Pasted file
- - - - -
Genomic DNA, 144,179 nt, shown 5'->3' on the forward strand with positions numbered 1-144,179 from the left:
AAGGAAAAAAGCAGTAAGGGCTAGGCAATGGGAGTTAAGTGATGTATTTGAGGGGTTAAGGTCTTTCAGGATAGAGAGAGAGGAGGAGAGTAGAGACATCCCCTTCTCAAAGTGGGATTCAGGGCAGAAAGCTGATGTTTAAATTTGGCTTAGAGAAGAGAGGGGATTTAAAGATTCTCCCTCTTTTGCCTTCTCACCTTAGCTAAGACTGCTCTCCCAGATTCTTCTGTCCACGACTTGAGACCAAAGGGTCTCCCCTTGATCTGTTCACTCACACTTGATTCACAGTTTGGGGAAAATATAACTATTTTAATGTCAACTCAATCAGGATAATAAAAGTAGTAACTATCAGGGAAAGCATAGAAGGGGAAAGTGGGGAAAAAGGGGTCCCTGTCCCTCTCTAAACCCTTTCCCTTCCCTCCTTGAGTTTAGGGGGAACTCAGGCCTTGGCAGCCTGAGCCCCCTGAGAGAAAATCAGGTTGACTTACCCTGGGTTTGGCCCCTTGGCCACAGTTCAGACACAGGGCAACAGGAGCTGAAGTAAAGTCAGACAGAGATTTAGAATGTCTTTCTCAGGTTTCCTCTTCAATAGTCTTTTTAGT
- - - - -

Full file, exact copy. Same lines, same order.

Genomic DNA, 144,179 nt, shown 5'->3' on the forward strand with positions numbered 1-144,179 from the left:
AAGGAAAAAAGCAGTAAGGGCTAGGCAATGGGAGTTAAGTGATGTATTTGAGGGGTTAAGGTCTTTCAGGATAGAGAGAGAGGAGGAGAGTAGAGACATCCCCTTCTCAAAGTGGGATTCAGGGCAGAAAGCTGATGTTTAAATTTGGCTTAGAGAAGAGAGGGGATTTAAAGATTCTCCCTCTTTTGCCTTCTCACCTTAGCTAAGACTGCTCTCCCAGATTCTTCTGTCCACGACTTGAGACCAAAGGGTCTCCCCTTGATCTGTTCACTCACACTTGATTCACAGTTTGGGGAAAATATAACTATTTTAATGTCAACTCAATCAGGATAATAAAAGTAGTAACTATCAGGGAAAGCATAGAAGGGGAAAGTGGGGAAAAAGGGGTCCCTGTCCCTCTCTAAACCCTTTCCCTTCCCTCCTTGAGTTTAGGGGGAACTCAGGCCTTGGCAGCCTGAGCCCCCTGAGAGAAAATCAGGTTGACTTACCCTGGGTTTGGCCCCTTGGCCACAGTTCAGACACAGGGCAACAGGAGCTGAAGTAAAGTCAGACAGAGATTTAGAATGTCTTTCTCAGGTTTCCTCTTCAATAGTCTTTTTAGT